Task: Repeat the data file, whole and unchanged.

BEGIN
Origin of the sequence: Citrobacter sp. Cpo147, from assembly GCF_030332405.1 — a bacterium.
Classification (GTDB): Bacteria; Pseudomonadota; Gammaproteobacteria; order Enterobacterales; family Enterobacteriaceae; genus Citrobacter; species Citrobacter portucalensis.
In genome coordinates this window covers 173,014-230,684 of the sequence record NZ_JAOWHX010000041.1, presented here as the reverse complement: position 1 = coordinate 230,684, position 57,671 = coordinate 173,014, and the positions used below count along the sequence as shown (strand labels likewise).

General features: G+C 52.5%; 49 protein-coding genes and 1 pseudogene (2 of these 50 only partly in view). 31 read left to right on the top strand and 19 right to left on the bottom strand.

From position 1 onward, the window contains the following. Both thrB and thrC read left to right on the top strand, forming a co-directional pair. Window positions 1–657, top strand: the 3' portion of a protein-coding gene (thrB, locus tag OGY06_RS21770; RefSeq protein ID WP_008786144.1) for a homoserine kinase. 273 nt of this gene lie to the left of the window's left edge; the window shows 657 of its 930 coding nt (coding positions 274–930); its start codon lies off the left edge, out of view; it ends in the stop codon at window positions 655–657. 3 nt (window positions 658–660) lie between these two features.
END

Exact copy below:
Origin of the sequence: Citrobacter sp. Cpo147, from assembly GCF_030332405.1 — a bacterium.
Classification (GTDB): Bacteria; Pseudomonadota; Gammaproteobacteria; order Enterobacterales; family Enterobacteriaceae; genus Citrobacter; species Citrobacter portucalensis.
In genome coordinates this window covers 173,014-230,684 of the sequence record NZ_JAOWHX010000041.1, presented here as the reverse complement: position 1 = coordinate 230,684, position 57,671 = coordinate 173,014, and the positions used below count along the sequence as shown (strand labels likewise).

General features: G+C 52.5%; 49 protein-coding genes and 1 pseudogene (2 of these 50 only partly in view). 31 read left to right on the top strand and 19 right to left on the bottom strand.

From position 1 onward, the window contains the following. Both thrB and thrC read left to right on the top strand, forming a co-directional pair. Window positions 1–657, top strand: the 3' portion of a protein-coding gene (thrB, locus tag OGY06_RS21770; RefSeq protein ID WP_008786144.1) for a homoserine kinase. 273 nt of this gene lie to the left of the window's left edge; the window shows 657 of its 930 coding nt (coding positions 274–930); its start codon lies off the left edge, out of view; it ends in the stop codon at window positions 655–657. 3 nt (window positions 658–660) lie between these two features.